This was the reaction of the Yankees general manager to New York’s exit from the playoffs yesterday. Clearly Cashman is surprised that the Yankees could lose to the Detroit Tigers. In watching the game yesterday, the Fox announcers insisted that no one would have thought the Tigers could win (although TigerBlog was clearly the exception).
Should we really be surprised?
The Yankees had a payroll of close to $200 million in 2006. A fair chunk of this cash was spent on a line-up that scored a Major League leading 930 runs. To put the Yankees offense in perspective, the distance between 1st and 2nd place in the runs scored rankings – 60 runs – was about the same distance between 2nd and 12th place.
Of course scoring is not the entire story in baseball. Winning is determined both by how many runs a team scores and how many runs it allows. In sum, run differential is truly the key stat.
When we expand our focus to run differential our view of the Yankees diminishes. Yes, the Yankees scored 163 runs more than their opponents, and no team had a greater run differential. But the Detroit Tigers – with a payroll of $82 million – had a run differential of 147. And if we turn to the expecting winning percentage formula developed by Bill James, the Tigers stats were worth 97 wins while the Yankees stats were only valued at 96. So although the Yankees did indeed win two more games than the Tigers in the regular season, it is not clear that the Yankees were the much better team. After all, while the Yankees led baseball in runs scored, no baseball team allowed fewer runs than Detroit.
Of course the Tigers did not look like one of the best teams in baseball the last weekend of the regular season. The Tigers needed one win at home against the Kansas City Royals to clinch the Central Division title. The Royals had a run differential of -214, the worst mark in baseball. Plus the Tigers had dominated the Royals all season. One victory in three chances against such an opponent seemed an easy task. Yet the Tigers managed to lose all three.
Did the three game series last weekend indicate the Royals were better than the Tigers? No one would make such an argument. Even very good teams can be swept by inferior opponents in baseball. After all, every baseball team lost at least 65 games this year. So three losses in three days is not a surprise.
When we get to the playoffs, though, this reasoning seems to escape us. The Yankees took game one against the Tigers 8-4. This game marked the sixth consecutive loss for the Tigers and it looked like the Yankees were going to have an easy time advancing in playoffs. In game two the Tigers struck first, but a Johnny Damon three run home run in the 4th inning gave the Yankees a 3-1 advantage. It looked like the Yankees were on their way to a second victory.
But the Tigers pitching – again, the strength of this team – proceeded to shut down the Yankees. For the rest of game two the Yankees failed to score and the Tigers managed to win 4-3.
Game three was the masterpiece by Kenny Rogers, a pitcher the Yankees had historically dominated. And then in game four, Jeremy Bonderman shut the Yankees down again. After the Damon home run the Yankees only scored three more runs in the series, and two of these came in the 9th inning of Saturday’s contest when New York was already down 8-1.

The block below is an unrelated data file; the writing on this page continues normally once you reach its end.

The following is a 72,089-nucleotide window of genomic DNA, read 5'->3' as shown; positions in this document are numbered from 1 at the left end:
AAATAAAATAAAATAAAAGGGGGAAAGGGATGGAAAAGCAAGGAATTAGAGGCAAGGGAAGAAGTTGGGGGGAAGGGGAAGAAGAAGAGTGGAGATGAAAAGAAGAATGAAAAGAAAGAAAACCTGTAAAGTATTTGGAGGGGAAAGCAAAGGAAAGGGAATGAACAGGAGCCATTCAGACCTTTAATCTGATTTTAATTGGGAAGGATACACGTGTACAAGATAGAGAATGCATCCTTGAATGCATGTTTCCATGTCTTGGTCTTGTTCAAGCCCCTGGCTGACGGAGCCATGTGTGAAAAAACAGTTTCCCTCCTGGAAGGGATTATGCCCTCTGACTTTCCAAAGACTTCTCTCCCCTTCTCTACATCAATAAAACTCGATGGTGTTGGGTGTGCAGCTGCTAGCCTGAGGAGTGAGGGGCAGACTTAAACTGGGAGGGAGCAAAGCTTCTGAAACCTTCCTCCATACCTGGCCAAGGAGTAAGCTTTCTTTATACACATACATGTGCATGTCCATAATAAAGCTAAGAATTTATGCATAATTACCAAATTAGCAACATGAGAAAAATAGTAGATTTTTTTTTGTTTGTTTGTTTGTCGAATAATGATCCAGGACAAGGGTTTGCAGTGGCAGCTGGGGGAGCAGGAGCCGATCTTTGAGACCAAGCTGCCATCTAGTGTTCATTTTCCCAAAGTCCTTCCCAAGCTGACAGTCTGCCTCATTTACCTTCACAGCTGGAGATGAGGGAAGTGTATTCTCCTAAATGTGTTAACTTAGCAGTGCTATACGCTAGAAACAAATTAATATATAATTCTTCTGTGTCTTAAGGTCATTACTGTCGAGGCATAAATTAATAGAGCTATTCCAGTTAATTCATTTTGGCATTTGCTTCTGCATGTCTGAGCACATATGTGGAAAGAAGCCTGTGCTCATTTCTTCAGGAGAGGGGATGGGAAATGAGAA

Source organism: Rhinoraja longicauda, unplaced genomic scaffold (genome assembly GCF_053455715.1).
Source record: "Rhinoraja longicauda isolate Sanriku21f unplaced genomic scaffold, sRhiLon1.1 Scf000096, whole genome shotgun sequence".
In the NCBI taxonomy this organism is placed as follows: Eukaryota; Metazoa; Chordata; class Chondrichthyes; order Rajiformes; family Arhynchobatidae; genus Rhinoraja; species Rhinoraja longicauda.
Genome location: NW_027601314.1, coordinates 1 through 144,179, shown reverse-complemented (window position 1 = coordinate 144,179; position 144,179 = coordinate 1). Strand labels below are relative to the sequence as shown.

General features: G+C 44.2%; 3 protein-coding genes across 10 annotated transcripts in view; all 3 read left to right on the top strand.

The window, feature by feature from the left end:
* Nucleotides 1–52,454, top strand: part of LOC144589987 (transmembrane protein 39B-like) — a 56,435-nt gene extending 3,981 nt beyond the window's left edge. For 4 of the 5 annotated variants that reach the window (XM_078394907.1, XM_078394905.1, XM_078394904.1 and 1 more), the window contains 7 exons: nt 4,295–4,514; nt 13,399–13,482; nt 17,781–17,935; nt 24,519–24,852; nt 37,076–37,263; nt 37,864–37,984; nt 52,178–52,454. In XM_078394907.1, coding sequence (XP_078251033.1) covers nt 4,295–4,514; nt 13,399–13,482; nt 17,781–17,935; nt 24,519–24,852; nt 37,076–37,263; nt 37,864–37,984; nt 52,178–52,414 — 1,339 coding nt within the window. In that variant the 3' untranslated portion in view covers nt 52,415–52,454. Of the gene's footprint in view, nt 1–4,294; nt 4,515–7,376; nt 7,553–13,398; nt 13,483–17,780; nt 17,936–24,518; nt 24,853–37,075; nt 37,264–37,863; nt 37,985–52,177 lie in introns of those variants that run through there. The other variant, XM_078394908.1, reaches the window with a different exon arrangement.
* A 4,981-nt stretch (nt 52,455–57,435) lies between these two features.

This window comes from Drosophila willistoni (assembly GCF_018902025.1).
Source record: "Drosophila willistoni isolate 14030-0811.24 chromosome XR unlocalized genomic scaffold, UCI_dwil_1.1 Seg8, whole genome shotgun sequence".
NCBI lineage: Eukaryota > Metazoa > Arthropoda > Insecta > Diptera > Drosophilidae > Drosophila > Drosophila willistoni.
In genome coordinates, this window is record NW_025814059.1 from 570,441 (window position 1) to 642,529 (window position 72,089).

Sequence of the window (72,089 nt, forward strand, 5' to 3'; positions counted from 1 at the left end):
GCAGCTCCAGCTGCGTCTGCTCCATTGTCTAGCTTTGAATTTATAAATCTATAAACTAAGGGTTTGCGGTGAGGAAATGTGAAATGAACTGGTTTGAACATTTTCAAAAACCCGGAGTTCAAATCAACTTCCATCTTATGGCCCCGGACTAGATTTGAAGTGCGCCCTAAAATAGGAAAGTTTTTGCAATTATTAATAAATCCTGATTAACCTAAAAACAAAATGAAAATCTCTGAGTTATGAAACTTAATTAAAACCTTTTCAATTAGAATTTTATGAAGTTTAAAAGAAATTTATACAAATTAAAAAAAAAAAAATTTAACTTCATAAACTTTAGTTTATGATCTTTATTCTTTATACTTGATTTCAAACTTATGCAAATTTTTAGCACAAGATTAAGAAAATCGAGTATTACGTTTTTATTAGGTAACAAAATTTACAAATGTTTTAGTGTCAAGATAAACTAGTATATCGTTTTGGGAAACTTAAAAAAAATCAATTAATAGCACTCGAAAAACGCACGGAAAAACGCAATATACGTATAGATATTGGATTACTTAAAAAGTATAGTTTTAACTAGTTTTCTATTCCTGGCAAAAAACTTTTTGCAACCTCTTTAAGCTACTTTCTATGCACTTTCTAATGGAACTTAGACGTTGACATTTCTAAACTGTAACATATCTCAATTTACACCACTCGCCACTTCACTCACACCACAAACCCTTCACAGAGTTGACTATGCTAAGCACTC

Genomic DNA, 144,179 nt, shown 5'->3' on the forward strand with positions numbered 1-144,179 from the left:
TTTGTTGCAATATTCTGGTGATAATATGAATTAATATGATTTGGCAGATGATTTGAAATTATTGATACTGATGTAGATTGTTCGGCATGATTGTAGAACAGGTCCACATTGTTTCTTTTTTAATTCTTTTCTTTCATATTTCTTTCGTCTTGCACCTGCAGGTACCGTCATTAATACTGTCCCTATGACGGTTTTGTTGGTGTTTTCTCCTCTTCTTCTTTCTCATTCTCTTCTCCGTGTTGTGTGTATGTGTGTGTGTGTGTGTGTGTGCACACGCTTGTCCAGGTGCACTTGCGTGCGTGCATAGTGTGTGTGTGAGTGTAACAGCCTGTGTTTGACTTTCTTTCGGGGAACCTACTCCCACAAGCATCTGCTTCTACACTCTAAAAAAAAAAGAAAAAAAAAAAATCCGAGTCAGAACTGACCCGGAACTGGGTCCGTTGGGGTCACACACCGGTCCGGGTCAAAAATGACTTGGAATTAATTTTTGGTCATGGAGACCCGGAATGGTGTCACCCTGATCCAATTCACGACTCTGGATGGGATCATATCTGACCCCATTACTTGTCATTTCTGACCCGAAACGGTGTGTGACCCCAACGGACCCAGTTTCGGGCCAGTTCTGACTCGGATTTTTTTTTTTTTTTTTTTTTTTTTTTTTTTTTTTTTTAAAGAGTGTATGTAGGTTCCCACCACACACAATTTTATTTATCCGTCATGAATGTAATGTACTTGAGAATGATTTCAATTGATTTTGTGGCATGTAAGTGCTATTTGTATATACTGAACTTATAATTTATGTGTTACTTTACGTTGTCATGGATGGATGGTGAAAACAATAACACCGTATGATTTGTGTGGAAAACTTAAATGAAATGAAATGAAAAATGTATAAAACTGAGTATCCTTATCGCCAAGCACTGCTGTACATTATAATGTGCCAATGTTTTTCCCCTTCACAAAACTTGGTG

What lesson should the Yankees learn from this series? The surprising answer is nothing.
To see this, consider how good the Yankees were in the regular season. No team in baseball won more games in the regular season than the Yankees. But that statement exaggerates the strength of this team. The Yankees only won 97 games, the same total as the New York Mets. Since 1995 the best team in baseball has bested 97 victories every season except 2000. Last season two teams did better than 97 wins. In 2003 and 2004, the Yankees mark in 2006 would have only been good enough for fourth best in baseball. In sum, the Yankees were good in 2006, but one cannot argue that this team was one of the best we have seen recently in baseball.
Unfortunately, the sports media seemed to focus solely on that giant payroll and potent line-up. The relatively weak defense – ten teams allowed fewer runs than the Yankees – was ignored in the analysis.
Obviously in the four games against Detroit the Yankees were let down by both their offense and defense. One has to remember, though, the sample size. We are talking about four games. In fact, it is really the last three that doomed New York. Should the Yankees make major changes to their roster – or coaching staff – because three games did not go their way? Or put it this way – are there any changes one can make to this line-up or coaching staff that would guarantee a different outcome in 2007?
The answer – and Yankee fans will not like this – is that there are no guarantees in baseball. As I noted in a Baseball Analyst column last April, the team with the best record in baseball has only won the World Series once in the last ten years.
Perhaps Billy Beane summed it up best when he was quoted in Moneyball saying: “My shit doesn’t work in the playoffs. My job is to get us to the playoffs. What happens after that is fucking luck.”
Beane says this because the sample in the playoffs is too small. Just like the Tigers found out in their series with the Royals a week ago, in three games any team can win. This is true in the regular season, and it is true in the playoffs. Those who think the playoff sample truly tells us something unfortunately are just fooling themselves.
Of course, I don’t like the Yankees much. So maybe the Yankees getting fooled is not such a bad thing.